Efforts by Oregon’s Democrats to derail a public vote on a gross receipts tax reveal that, as put by conservative writer Jim Swift, “Being an asshole has now become a feature, not a bug,” in politics.
Setting a new low in political shenanigans in the 2019 session, Democrats began by passing a gross receipts tax on sales inside the state’s borders that exceed $1 million, whether or not the business makes a profit.
The tax, equivalent to a sales tax, is expected to raise $2 billion per biennium. This less than three years after almost 60% of Oregon voters rejected Measure 97, a ballot measure that would have imposed a state gross receipts tax.
In an insulting, arrogant move to protect their revenue-raising blitz, the Democrats then passed a bill (SB 116) setting a particularly inconvenient election date if a tax repeal petition then seeking signatures qualified for the ballot. Rather than having the vote take place during the general election in 2020, when there’s likely to be high interest and participation, the bill provided for a special election on January 21, 2020.
I guess they figured picking Christmas or New Year’s Day for the vote would be too obvious an attempt at manipulation.
Adding insult to injury, the Democrats then passed another bill (HB 2164) which changed the language of the original tax. At the time, The Oregonian reported only that the bill “makes largely technical changes to the new business tax lawmakers passed earlier in the session to fund education.” But it was much more significant than that. If Gov. Brown signs the bill, it will invalidate all the signatures already gathered on a repeal petition referencing the previous language.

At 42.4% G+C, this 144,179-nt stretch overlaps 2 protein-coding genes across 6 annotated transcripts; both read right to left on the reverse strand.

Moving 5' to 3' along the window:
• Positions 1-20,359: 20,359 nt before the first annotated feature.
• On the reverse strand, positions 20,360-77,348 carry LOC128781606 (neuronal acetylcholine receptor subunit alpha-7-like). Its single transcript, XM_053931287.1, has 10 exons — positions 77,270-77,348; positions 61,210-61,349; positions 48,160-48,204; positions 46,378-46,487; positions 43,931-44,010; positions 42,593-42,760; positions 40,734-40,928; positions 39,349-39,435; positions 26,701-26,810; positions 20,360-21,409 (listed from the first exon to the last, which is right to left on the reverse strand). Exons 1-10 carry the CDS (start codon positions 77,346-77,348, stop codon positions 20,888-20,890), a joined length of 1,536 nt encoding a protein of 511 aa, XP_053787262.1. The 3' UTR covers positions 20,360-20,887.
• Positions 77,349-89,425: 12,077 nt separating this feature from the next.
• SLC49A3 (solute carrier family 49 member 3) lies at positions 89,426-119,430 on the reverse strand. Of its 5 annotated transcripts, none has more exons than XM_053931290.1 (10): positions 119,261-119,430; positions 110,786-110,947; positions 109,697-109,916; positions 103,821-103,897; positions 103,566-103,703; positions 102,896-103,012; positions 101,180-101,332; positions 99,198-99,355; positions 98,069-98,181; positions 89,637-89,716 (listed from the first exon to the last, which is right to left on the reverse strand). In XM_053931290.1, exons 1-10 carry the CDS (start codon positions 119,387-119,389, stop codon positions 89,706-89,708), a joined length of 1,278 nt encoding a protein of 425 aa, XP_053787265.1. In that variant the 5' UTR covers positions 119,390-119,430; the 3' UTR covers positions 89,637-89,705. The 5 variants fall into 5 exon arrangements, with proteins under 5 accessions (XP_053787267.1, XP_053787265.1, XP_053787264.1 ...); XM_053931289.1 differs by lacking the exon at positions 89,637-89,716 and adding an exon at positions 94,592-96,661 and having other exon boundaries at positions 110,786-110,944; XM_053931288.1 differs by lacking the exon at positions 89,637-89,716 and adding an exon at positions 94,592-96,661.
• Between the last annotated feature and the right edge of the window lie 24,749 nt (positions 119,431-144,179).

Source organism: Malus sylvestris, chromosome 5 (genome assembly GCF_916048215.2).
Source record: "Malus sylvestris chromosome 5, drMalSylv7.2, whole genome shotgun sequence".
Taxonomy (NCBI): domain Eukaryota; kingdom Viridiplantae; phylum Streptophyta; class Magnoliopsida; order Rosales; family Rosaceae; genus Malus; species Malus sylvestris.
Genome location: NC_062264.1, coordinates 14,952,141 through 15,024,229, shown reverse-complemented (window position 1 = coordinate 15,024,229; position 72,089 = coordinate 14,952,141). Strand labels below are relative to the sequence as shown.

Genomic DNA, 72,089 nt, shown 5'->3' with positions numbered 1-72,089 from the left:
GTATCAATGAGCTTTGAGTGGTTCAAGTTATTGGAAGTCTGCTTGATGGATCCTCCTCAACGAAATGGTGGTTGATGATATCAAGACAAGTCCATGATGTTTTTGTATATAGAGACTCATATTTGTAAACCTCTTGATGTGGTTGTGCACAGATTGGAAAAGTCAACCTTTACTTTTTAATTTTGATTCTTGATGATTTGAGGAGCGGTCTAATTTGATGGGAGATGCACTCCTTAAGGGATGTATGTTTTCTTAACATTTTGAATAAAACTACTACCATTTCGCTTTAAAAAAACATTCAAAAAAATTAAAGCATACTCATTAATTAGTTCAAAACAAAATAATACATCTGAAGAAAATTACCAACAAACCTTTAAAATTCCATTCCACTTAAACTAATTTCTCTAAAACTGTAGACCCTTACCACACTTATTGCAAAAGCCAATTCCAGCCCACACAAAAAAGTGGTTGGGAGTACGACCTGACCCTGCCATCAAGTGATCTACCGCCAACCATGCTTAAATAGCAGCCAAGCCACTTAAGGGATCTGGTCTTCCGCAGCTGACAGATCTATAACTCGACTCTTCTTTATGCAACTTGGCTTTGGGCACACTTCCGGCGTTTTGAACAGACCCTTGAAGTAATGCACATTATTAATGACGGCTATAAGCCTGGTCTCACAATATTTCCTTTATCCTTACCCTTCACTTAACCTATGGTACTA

“HB 2164 is designed to look like a cosmetic language change to a 40-page tax bill, but it contains poison words designed to murder the voter campaign to pass petition #301 (the repeal petition),” said the Taxpayer Association of Oregon. “….it is borderline criminal to rob the people of their right to vote on matters they care about. Politicians should not be able to subvert and void the people from using their initiative process to petition their government.”
Having achieved a supermajority in the 2019 Legislative session, the Democrats proceeded to ignore their ethical responsibility to Oregonians and abuse their power, vividly illustrating the observation of Lord Acton, the 19th-century British historian: “Power tends to corrupt. Absolute power corrupts absolutely.”
As Senate President Peter Courtney, D-Salem, said at the end of the Legislative session, “I thought we were overreaching before we started. I think we did.”
“What kind of fool do you take me for?”, asked one of the Three Stooges in Saved By The Belle. Oregon voters should be asking the same thing of Democratic legislators.